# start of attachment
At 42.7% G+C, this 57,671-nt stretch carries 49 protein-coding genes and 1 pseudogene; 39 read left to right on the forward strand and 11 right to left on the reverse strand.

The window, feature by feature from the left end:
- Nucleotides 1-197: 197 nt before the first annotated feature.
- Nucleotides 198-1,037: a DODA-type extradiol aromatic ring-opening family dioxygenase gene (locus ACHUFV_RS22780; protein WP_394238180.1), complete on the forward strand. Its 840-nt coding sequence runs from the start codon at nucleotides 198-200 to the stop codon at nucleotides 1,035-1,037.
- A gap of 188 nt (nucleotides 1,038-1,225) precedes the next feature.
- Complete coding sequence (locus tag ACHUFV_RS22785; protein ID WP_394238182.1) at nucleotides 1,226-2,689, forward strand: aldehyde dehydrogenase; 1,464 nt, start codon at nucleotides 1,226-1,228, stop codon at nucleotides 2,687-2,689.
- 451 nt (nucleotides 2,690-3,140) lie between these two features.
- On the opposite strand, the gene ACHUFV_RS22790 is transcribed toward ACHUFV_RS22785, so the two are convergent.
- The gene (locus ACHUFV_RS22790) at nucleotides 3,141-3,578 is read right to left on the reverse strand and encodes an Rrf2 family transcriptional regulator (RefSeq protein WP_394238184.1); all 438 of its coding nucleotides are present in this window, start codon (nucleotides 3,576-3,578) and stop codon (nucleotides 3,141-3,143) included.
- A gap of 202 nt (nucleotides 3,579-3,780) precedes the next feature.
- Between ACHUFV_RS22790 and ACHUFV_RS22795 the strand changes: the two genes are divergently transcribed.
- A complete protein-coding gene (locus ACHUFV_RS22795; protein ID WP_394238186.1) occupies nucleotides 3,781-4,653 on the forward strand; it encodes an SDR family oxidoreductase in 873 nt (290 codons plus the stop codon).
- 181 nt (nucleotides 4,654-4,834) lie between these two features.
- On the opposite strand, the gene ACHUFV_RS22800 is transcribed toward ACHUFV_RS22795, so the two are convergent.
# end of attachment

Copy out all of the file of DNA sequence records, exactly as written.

At 42.7% G+C, this 57,671-nt stretch carries 49 protein-coding genes and 1 pseudogene; 39 read left to right on the forward strand and 11 right to left on the reverse strand.

The window, feature by feature from the left end:
- Nucleotides 1-197: 197 nt before the first annotated feature.
- Nucleotides 198-1,037: a DODA-type extradiol aromatic ring-opening family dioxygenase gene (locus ACHUFV_RS22780; protein WP_394238180.1), complete on the forward strand. Its 840-nt coding sequence runs from the start codon at nucleotides 198-200 to the stop codon at nucleotides 1,035-1,037.
- A gap of 188 nt (nucleotides 1,038-1,225) precedes the next feature.
- Complete coding sequence (locus tag ACHUFV_RS22785; protein ID WP_394238182.1) at nucleotides 1,226-2,689, forward strand: aldehyde dehydrogenase; 1,464 nt, start codon at nucleotides 1,226-1,228, stop codon at nucleotides 2,687-2,689.
- 451 nt (nucleotides 2,690-3,140) lie between these two features.
- On the opposite strand, the gene ACHUFV_RS22790 is transcribed toward ACHUFV_RS22785, so the two are convergent.
- The gene (locus ACHUFV_RS22790) at nucleotides 3,141-3,578 is read right to left on the reverse strand and encodes an Rrf2 family transcriptional regulator (RefSeq protein WP_394238184.1); all 438 of its coding nucleotides are present in this window, start codon (nucleotides 3,576-3,578) and stop codon (nucleotides 3,141-3,143) included.
- A gap of 202 nt (nucleotides 3,579-3,780) precedes the next feature.
- Between ACHUFV_RS22790 and ACHUFV_RS22795 the strand changes: the two genes are divergently transcribed.
- A complete protein-coding gene (locus ACHUFV_RS22795; protein ID WP_394238186.1) occupies nucleotides 3,781-4,653 on the forward strand; it encodes an SDR family oxidoreductase in 873 nt (290 codons plus the stop codon).
- 181 nt (nucleotides 4,654-4,834) lie between these two features.
- On the opposite strand, the gene ACHUFV_RS22800 is transcribed toward ACHUFV_RS22795, so the two are convergent.